Life Lessons Learned from Pokemon

Attack of the Giant Pikachu by St3f4n

How to fight giant Pikachus isn't one of the lessons.

Today is the 16th anniversary of the release of Pokemon and to celebrate I’ve been playing it all morning. I realized, playing back through it, that there are a lot of good lessons about life that you can pull from Pokemon. I’m not talking things like friendship and togetherness – none of the sappy garbage that started when they made it into a show. Useful life lessons from the original Red & Blue (or Green if you’re in Japan). Let’s see what Pokemon has to teach us.

Don’t Judge A Book By Its Cover

I remember the first time I bought a Magikarp off the guy in the Pokecenter on Route 3. For only $500, it seemed like a really great deal. Then I tried to use it in a battle. The thing was useless. Worse than useless really since it took up a slot that could be occupied by a pokemon that can actually fight. The only move it had was ‘Splash’ which did absolutely nothing.

Thoroughly convinced that I had just wasted $500 on the most pathetic excuse for a pokemon ever, I stashed it away on Bill’s PC to rot. After a while it occurred to me though that game designers tend to do things for a reason, so there had to be something I needed that stupid fish for.

As it turns out my hunch was right, if you put the effort into leveling it up, Magikarp evolves into Gyarados – a giant flying blue dragon with some of the best stats in the whole game.

The lesson here? Don’t count something out just because it seems pathetic and worthless at first glance. It may be that underneath there is something of real value, you just have to work to get it out.

You Can’t Do It Alone

If you want to catch all 150 pokemon, you literally cannot do it by yourself. See, the game designers were brilliant enough to make it so that neither version had all 150. On top of that, some of the pokemon would only evolve if you traded them. That means that if you wanted all 150, you had to find somebody to trade with. Ok, I guess you could have been an anti-social brat and bought both cartridges but don’t ruin my point here.

The same was true of that Magikarp we were just talking about. Since it’s only attack did a whopping zero damage, if you wanted to level it up into Gyarados you had to let other pokemon do its fighting for it.

The same is true in the real world. If you really want to succeed, surrounding yourself with people who are supportive and helpful will go a long way toward getting you to your goals.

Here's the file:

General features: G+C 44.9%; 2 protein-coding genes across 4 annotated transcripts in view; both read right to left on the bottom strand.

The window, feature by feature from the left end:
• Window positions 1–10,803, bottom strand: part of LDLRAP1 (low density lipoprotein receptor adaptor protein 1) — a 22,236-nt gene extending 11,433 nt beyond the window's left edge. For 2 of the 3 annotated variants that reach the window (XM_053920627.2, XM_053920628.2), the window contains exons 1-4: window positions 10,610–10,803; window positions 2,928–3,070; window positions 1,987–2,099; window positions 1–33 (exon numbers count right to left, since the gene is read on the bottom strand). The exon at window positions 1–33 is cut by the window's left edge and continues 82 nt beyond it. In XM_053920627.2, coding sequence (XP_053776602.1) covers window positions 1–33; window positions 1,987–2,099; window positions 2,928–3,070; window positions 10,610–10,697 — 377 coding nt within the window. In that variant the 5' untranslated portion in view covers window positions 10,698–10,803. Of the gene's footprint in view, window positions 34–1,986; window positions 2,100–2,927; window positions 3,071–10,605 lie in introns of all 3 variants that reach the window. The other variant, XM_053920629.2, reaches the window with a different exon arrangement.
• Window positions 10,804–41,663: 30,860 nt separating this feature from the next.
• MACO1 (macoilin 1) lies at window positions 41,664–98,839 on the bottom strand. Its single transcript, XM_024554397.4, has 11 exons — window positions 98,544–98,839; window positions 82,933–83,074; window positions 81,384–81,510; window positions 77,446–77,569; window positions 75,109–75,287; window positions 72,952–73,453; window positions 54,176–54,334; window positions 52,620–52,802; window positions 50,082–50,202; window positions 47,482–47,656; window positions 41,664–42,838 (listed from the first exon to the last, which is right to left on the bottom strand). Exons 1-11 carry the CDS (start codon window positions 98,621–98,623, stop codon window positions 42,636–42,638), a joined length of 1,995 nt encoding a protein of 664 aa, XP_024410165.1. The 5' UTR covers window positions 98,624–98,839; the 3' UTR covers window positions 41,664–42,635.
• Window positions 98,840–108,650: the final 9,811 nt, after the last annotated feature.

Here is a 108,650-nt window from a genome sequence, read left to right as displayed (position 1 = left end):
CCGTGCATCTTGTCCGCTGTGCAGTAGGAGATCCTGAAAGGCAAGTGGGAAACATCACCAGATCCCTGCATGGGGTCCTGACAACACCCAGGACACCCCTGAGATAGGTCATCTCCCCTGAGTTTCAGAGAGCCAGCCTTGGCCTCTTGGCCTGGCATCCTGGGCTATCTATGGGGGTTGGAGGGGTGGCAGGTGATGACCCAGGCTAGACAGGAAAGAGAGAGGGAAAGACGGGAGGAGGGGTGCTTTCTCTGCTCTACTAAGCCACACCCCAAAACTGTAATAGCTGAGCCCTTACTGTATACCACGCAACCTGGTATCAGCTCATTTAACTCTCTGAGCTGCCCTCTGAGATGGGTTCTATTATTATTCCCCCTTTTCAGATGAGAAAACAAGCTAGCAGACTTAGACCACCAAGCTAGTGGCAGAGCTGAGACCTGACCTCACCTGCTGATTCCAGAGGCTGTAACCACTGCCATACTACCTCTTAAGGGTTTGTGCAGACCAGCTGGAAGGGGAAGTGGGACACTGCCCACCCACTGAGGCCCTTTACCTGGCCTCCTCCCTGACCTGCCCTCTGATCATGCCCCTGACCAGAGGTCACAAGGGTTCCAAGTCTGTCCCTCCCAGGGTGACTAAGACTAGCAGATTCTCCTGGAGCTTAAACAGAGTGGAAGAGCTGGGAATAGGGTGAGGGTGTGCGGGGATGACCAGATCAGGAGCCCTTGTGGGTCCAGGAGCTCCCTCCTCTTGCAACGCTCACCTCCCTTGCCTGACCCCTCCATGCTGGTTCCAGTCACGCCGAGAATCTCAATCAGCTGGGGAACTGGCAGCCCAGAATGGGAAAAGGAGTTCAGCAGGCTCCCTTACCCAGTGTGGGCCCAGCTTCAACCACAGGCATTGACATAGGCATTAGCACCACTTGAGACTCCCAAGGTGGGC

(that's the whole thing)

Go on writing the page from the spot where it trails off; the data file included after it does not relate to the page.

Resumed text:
Money Solves Problems, But…

Like real life, Pokemon doesn’t just leave you with one option for solving your problems. Don’t feel like putting in all the hard work to level that Magikarp up into a Gyarados? No problem! You can pay the guy at the Pokemon Daycare to do it for you. In fact, you never have to level your own pokemon up if you don’t want to, you can pay to have it done for you. How wonderfully pragmatic of a lesson to include in a game – got a problem? Throw money at it!

There is a catch though. When you leave pokemon with the guy at the daycare he gets to choose what moves they keep. Sure your pokemon may be high level now, but if the day care jerk drops Dragon Rage in favor of Growl they’re going to be useless.

Money doesn’t solve all problems, and there may be catches to the solutions it does provide, but in the end having more money will always mean having more options.

Never Stop Improving

This is something that isn’t unique to Pokemon, but is a factor I like in all RPGs. In any other genre of game, the hero / main character already has the skills necessary to win. Take Halo for example. When you start the game you are Master Chief. You’re serious business. You’re the boss. You’re Chuck Norris in a robot suit. Sure you find bigger guns, but if you wanted to you could probably beat the whole game only pistol whipping things.

The point here is that in Halo you start out as the best you can be. There’s nobody better than the Master Chief and there never will be. In Pokemon the exact opposite is true. You’re just some kid. You’re not special at all, you’re nobody.

The same is true of your pokemon. There is absolutely no way you could take your little baby Bulbasaur and beat all the gym leaders without leveling it up. If you don’t level it up at least a little even Brock will stomp you, and all his pokemon are weak to grass attacks.

So what do you do? You level up. You walk back and forth in a square of tall grass like a mental patient until you have stomped so many Pidgey that you’re getting death threats from the Pallet Town Audubon Society. You constantly work and fight and train to make all of your pokemon as great as they can be.

You should have the same goal in meat space. Not to pace back and forth and mortally wound scores of birds – to never stop improving yourself. In everything you do, your work, hobbies, fitness, whatever, you should constantly be striving to improve yourself.

Variety > Uniformity

The world of Pokemon, like our world, is not black and white. Out of all the 150 pokemon there really isn’t one best pokemon. Mewtwo and Dragonite have fantastic stats, but one good super effective hit and either can easily be eliminated by a lesser pokemon. Each one has different strengths and weaknesses.